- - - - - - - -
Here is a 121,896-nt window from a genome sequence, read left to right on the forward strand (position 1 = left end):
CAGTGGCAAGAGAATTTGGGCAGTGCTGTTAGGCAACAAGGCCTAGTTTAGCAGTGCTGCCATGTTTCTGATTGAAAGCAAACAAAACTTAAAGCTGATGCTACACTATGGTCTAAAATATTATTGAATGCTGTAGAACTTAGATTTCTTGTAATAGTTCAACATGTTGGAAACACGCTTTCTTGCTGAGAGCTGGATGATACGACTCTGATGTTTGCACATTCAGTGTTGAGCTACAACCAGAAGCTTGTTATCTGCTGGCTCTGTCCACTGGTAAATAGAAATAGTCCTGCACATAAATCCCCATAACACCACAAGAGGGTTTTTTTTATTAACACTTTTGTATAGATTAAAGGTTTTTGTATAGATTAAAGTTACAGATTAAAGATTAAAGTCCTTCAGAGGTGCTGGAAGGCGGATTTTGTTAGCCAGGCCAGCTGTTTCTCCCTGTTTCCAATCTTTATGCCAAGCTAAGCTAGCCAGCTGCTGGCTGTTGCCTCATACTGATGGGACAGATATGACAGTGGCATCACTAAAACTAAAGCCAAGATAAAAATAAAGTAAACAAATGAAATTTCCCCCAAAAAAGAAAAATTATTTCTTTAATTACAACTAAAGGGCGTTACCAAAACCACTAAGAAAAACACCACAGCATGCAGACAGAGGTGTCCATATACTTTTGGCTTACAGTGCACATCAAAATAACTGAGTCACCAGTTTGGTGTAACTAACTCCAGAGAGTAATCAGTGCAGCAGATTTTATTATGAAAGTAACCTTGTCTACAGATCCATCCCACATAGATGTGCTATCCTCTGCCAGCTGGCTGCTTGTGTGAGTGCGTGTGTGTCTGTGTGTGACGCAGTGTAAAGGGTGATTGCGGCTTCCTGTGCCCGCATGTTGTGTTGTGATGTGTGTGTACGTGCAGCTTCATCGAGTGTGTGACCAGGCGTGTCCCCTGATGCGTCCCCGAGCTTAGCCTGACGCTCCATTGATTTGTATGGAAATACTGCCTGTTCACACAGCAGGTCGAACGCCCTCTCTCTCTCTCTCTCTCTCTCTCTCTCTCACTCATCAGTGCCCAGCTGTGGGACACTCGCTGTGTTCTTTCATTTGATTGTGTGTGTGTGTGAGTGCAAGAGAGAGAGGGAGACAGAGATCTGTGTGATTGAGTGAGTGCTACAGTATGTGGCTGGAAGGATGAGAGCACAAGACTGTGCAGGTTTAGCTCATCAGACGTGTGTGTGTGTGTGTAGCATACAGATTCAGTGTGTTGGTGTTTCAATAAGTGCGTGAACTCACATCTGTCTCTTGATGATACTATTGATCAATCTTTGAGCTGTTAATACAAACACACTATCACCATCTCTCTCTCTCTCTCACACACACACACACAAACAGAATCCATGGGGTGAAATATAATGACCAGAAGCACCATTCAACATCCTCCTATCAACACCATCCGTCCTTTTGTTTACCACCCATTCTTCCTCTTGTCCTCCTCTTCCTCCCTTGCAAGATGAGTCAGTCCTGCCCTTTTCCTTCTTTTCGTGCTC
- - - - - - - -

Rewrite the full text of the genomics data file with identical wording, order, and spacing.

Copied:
Here is a 121,896-nt window from a genome sequence, read left to right on the forward strand (position 1 = left end):
CAGTGGCAAGAGAATTTGGGCAGTGCTGTTAGGCAACAAGGCCTAGTTTAGCAGTGCTGCCATGTTTCTGATTGAAAGCAAACAAAACTTAAAGCTGATGCTACACTATGGTCTAAAATATTATTGAATGCTGTAGAACTTAGATTTCTTGTAATAGTTCAACATGTTGGAAACACGCTTTCTTGCTGAGAGCTGGATGATACGACTCTGATGTTTGCACATTCAGTGTTGAGCTACAACCAGAAGCTTGTTATCTGCTGGCTCTGTCCACTGGTAAATAGAAATAGTCCTGCACATAAATCCCCATAACACCACAAGAGGGTTTTTTTTATTAACACTTTTGTATAGATTAAAGGTTTTTGTATAGATTAAAGTTACAGATTAAAGATTAAAGTCCTTCAGAGGTGCTGGAAGGCGGATTTTGTTAGCCAGGCCAGCTGTTTCTCCCTGTTTCCAATCTTTATGCCAAGCTAAGCTAGCCAGCTGCTGGCTGTTGCCTCATACTGATGGGACAGATATGACAGTGGCATCACTAAAACTAAAGCCAAGATAAAAATAAAGTAAACAAATGAAATTTCCCCCAAAAAAGAAAAATTATTTCTTTAATTACAACTAAAGGGCGTTACCAAAACCACTAAGAAAAACACCACAGCATGCAGACAGAGGTGTCCATATACTTTTGGCTTACAGTGCACATCAAAATAACTGAGTCACCAGTTTGGTGTAACTAACTCCAGAGAGTAATCAGTGCAGCAGATTTTATTATGAAAGTAACCTTGTCTACAGATCCATCCCACATAGATGTGCTATCCTCTGCCAGCTGGCTGCTTGTGTGAGTGCGTGTGTGTCTGTGTGTGACGCAGTGTAAAGGGTGATTGCGGCTTCCTGTGCCCGCATGTTGTGTTGTGATGTGTGTGTACGTGCAGCTTCATCGAGTGTGTGACCAGGCGTGTCCCCTGATGCGTCCCCGAGCTTAGCCTGACGCTCCATTGATTTGTATGGAAATACTGCCTGTTCACACAGCAGGTCGAACGCCCTCTCTCTCTCTCTCTCTCTCTCTCTCTCTCACTCATCAGTGCCCAGCTGTGGGACACTCGCTGTGTTCTTTCATTTGATTGTGTGTGTGTGTGAGTGCAAGAGAGAGAGGGAGACAGAGATCTGTGTGATTGAGTGAGTGCTACAGTATGTGGCTGGAAGGATGAGAGCACAAGACTGTGCAGGTTTAGCTCATCAGACGTGTGTGTGTGTGTGTAGCATACAGATTCAGTGTGTTGGTGTTTCAATAAGTGCGTGAACTCACATCTGTCTCTTGATGATACTATTGATCAATCTTTGAGCTGTTAATACAAACACACTATCACCATCTCTCTCTCTCTCTCACACACACACACACAAACAGAATCCATGGGGTGAAATATAATGACCAGAAGCACCATTCAACATCCTCCTATCAACACCATCCGTCCTTTTGTTTACCACCCATTCTTCCTCTTGTCCTCCTCTTCCTCCCTTGCAAGATGAGTCAGTCCTGCCCTTTTCCTTCTTTTCGTGCTC